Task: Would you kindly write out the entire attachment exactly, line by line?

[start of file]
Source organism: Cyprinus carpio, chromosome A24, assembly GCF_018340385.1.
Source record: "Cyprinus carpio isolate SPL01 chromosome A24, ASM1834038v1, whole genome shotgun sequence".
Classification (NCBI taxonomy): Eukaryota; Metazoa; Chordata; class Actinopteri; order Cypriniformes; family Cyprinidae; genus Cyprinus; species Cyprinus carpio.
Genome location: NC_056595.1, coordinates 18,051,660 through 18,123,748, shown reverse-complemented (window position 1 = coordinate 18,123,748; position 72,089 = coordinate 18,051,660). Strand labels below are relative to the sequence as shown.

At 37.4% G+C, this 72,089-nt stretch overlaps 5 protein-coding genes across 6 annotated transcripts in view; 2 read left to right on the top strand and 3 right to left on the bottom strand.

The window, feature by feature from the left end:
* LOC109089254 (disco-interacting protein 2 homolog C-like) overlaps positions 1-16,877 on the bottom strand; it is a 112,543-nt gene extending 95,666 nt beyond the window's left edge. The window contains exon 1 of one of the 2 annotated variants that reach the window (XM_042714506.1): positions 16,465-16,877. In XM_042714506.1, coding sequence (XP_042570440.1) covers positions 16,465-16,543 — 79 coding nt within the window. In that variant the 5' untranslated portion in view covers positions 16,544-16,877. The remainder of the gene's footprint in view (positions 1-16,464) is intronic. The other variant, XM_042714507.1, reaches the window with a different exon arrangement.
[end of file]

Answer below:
Source organism: Cyprinus carpio, chromosome A24, assembly GCF_018340385.1.
Source record: "Cyprinus carpio isolate SPL01 chromosome A24, ASM1834038v1, whole genome shotgun sequence".
Classification (NCBI taxonomy): Eukaryota; Metazoa; Chordata; class Actinopteri; order Cypriniformes; family Cyprinidae; genus Cyprinus; species Cyprinus carpio.
Genome location: NC_056595.1, coordinates 18,051,660 through 18,123,748, shown reverse-complemented (window position 1 = coordinate 18,123,748; position 72,089 = coordinate 18,051,660). Strand labels below are relative to the sequence as shown.

At 37.4% G+C, this 72,089-nt stretch overlaps 5 protein-coding genes across 6 annotated transcripts in view; 2 read left to right on the top strand and 3 right to left on the bottom strand.

The window, feature by feature from the left end:
* LOC109089254 (disco-interacting protein 2 homolog C-like) overlaps positions 1-16,877 on the bottom strand; it is a 112,543-nt gene extending 95,666 nt beyond the window's left edge. The window contains exon 1 of one of the 2 annotated variants that reach the window (XM_042714506.1): positions 16,465-16,877. In XM_042714506.1, coding sequence (XP_042570440.1) covers positions 16,465-16,543 — 79 coding nt within the window. In that variant the 5' untranslated portion in view covers positions 16,544-16,877. The remainder of the gene's footprint in view (positions 1-16,464) is intronic. The other variant, XM_042714507.1, reaches the window with a different exon arrangement.